Technically, yes - they cannot perform any intervention without your informed consent. However, my personal experience is that labour is quite intense and distracting - I can and have had a discussion with HCP's whilst in labour, but it took a lot more mental effort to assimilate information and make decisions than it would at other times, and I'm really not sure it helped the labour continue smoothly. I was very glad that I had spent quite a bit of time considering different possible scenario's and consequences so that when the time came I didn't have to start from scratch. I also think its a time when its very easy to put emotional pressure on women at a time when they are least able to withstand it, so that women tend to make the decisions that the HCP's are recommending - at what point does that become coercion rather than informed consent?

Writing a birth plan and expecting that to become the way your birth will progress is creating a situation where you are very open to feelings of disappointment and/or failure if the birth doesn't pan out that way. Writing a birth plan so that you've considered a whole host of "what ifs" is a very useful exercise smile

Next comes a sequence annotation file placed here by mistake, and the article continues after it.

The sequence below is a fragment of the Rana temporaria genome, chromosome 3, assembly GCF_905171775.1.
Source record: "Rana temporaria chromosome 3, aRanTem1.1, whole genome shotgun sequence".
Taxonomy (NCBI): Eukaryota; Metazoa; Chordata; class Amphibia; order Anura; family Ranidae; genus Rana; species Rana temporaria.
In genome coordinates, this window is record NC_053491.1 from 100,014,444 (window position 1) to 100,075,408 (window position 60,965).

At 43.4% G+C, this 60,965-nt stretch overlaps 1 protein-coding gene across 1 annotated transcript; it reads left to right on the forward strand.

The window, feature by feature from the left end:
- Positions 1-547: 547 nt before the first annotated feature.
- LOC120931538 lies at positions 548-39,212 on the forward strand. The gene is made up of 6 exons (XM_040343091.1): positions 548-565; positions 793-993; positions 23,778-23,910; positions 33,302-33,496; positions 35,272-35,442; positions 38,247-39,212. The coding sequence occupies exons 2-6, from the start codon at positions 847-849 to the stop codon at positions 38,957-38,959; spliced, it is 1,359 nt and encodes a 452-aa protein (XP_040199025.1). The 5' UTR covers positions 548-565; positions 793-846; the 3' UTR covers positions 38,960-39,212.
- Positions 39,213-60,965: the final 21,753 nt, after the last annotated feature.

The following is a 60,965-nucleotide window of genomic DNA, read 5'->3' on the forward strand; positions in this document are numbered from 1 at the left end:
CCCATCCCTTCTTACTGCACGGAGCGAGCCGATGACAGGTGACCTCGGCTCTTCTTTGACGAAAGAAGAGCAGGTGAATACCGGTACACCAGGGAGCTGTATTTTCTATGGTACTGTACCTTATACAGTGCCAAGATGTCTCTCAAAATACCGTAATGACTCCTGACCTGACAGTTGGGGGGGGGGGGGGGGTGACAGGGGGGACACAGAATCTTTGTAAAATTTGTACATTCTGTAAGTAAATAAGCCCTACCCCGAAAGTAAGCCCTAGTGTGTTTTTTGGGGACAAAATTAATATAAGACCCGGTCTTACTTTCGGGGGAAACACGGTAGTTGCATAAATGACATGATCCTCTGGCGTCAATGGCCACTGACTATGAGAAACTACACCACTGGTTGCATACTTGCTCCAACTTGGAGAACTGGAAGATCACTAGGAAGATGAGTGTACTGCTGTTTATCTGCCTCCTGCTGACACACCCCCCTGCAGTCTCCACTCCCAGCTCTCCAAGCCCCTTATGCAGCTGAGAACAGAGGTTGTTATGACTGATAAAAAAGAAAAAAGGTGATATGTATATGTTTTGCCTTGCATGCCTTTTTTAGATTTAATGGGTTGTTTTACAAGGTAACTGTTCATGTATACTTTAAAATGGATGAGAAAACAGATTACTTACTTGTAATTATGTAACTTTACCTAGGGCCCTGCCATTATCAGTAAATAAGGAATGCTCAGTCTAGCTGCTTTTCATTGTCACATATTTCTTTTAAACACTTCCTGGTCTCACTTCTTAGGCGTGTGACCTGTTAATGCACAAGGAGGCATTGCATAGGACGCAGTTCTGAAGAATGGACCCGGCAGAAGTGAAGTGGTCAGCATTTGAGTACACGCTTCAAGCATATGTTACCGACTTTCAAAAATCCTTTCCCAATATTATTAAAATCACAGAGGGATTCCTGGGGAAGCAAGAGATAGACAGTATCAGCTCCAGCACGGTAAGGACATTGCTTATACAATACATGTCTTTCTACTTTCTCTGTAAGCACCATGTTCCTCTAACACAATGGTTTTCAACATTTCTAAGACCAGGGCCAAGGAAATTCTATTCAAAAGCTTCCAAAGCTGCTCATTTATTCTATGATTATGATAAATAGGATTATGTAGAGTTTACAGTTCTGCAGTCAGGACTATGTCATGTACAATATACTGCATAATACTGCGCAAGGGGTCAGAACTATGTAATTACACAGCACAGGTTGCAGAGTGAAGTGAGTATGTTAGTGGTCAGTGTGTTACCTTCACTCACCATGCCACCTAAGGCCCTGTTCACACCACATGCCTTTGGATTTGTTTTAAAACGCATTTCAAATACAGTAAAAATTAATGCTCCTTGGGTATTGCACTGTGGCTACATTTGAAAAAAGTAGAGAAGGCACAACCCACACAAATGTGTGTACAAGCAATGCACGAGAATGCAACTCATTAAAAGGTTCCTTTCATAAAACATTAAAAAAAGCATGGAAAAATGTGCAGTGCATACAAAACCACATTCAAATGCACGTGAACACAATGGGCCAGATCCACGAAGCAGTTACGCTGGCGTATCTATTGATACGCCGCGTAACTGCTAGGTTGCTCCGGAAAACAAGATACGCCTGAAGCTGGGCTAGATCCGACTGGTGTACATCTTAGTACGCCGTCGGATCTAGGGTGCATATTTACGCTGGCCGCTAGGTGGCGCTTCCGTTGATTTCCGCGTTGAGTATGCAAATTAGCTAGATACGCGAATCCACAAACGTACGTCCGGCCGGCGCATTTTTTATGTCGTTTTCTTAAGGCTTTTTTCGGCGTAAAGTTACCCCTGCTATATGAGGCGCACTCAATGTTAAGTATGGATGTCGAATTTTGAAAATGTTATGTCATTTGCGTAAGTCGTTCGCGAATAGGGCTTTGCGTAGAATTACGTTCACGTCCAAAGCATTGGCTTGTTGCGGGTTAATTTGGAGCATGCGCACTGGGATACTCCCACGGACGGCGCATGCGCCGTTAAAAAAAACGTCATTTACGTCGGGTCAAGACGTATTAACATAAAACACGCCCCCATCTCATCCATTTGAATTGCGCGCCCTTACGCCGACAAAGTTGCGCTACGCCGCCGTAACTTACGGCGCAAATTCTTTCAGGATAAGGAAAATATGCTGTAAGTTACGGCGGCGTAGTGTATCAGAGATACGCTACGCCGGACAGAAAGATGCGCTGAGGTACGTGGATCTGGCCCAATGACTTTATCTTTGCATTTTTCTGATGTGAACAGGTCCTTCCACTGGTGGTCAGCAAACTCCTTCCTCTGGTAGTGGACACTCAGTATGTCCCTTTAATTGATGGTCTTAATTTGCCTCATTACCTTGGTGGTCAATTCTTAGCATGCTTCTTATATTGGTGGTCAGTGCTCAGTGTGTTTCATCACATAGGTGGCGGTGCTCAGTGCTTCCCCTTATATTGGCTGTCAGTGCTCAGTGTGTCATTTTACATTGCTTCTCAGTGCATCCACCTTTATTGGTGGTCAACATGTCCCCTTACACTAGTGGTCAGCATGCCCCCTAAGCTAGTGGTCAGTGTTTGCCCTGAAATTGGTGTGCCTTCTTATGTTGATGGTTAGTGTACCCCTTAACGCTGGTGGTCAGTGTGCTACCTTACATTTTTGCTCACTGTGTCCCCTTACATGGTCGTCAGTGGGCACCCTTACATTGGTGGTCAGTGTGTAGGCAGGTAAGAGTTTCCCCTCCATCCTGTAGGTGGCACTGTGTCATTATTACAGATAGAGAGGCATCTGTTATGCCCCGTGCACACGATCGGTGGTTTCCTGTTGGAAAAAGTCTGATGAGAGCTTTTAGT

AchtungBaby Thu 04-Aug-11 14:23:11

Well said, Tangle smile.

Renaissance227 Thu 04-Aug-11 14:32:11

Thank you Tangle.
Don't the HCPs know best in a certain situation though? and wouldn't they only suggest something needed doing/using if the situation really called for it? OR am I being naiive and HCPs want to use/do stuff for their ease and not your's and your baby's?

Renaissance227 Thu 04-Aug-11 14:33:10